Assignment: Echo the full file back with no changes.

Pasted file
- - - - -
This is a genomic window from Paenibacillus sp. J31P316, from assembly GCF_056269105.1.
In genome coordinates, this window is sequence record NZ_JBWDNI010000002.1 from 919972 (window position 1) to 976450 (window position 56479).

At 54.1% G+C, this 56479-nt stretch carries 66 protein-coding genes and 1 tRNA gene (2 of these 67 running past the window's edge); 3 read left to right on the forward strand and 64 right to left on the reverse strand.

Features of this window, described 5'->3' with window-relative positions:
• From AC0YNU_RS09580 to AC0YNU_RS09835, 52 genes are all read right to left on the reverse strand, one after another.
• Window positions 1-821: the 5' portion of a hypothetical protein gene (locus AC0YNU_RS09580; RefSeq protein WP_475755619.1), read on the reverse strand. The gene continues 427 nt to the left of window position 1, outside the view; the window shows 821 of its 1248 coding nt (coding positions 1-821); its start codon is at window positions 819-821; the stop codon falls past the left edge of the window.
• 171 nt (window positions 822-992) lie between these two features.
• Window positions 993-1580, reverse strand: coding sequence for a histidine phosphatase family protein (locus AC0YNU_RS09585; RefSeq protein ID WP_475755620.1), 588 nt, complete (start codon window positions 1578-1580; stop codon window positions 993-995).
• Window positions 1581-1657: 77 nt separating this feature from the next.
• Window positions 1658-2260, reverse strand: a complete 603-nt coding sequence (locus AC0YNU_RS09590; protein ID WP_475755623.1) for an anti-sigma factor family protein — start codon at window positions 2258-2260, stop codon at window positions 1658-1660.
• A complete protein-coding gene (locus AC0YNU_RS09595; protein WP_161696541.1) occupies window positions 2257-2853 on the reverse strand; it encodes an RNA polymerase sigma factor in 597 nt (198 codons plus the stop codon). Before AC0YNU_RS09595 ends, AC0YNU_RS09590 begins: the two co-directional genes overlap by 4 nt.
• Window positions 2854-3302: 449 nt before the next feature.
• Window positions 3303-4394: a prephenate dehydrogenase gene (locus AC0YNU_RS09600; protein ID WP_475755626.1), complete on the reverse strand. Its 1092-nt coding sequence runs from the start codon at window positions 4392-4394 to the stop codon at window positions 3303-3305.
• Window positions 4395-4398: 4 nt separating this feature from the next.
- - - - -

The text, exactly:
This is a genomic window from Paenibacillus sp. J31P316, from assembly GCF_056269105.1.
In genome coordinates, this window is sequence record NZ_JBWDNI010000002.1 from 919972 (window position 1) to 976450 (window position 56479).

At 54.1% G+C, this 56479-nt stretch carries 66 protein-coding genes and 1 tRNA gene (2 of these 67 running past the window's edge); 3 read left to right on the forward strand and 64 right to left on the reverse strand.

Features of this window, described 5'->3' with window-relative positions:
• From AC0YNU_RS09580 to AC0YNU_RS09835, 52 genes are all read right to left on the reverse strand, one after another.
• Window positions 1-821: the 5' portion of a hypothetical protein gene (locus AC0YNU_RS09580; RefSeq protein WP_475755619.1), read on the reverse strand. The gene continues 427 nt to the left of window position 1, outside the view; the window shows 821 of its 1248 coding nt (coding positions 1-821); its start codon is at window positions 819-821; the stop codon falls past the left edge of the window.
• 171 nt (window positions 822-992) lie between these two features.
• Window positions 993-1580, reverse strand: coding sequence for a histidine phosphatase family protein (locus AC0YNU_RS09585; RefSeq protein ID WP_475755620.1), 588 nt, complete (start codon window positions 1578-1580; stop codon window positions 993-995).
• Window positions 1581-1657: 77 nt separating this feature from the next.
• Window positions 1658-2260, reverse strand: a complete 603-nt coding sequence (locus AC0YNU_RS09590; protein ID WP_475755623.1) for an anti-sigma factor family protein — start codon at window positions 2258-2260, stop codon at window positions 1658-1660.
• A complete protein-coding gene (locus AC0YNU_RS09595; protein WP_161696541.1) occupies window positions 2257-2853 on the reverse strand; it encodes an RNA polymerase sigma factor in 597 nt (198 codons plus the stop codon). Before AC0YNU_RS09595 ends, AC0YNU_RS09590 begins: the two co-directional genes overlap by 4 nt.
• Window positions 2854-3302: 449 nt before the next feature.
• Window positions 3303-4394: a prephenate dehydrogenase gene (locus AC0YNU_RS09600; protein ID WP_475755626.1), complete on the reverse strand. Its 1092-nt coding sequence runs from the start codon at window positions 4392-4394 to the stop codon at window positions 3303-3305.
• Window positions 4395-4398: 4 nt separating this feature from the next.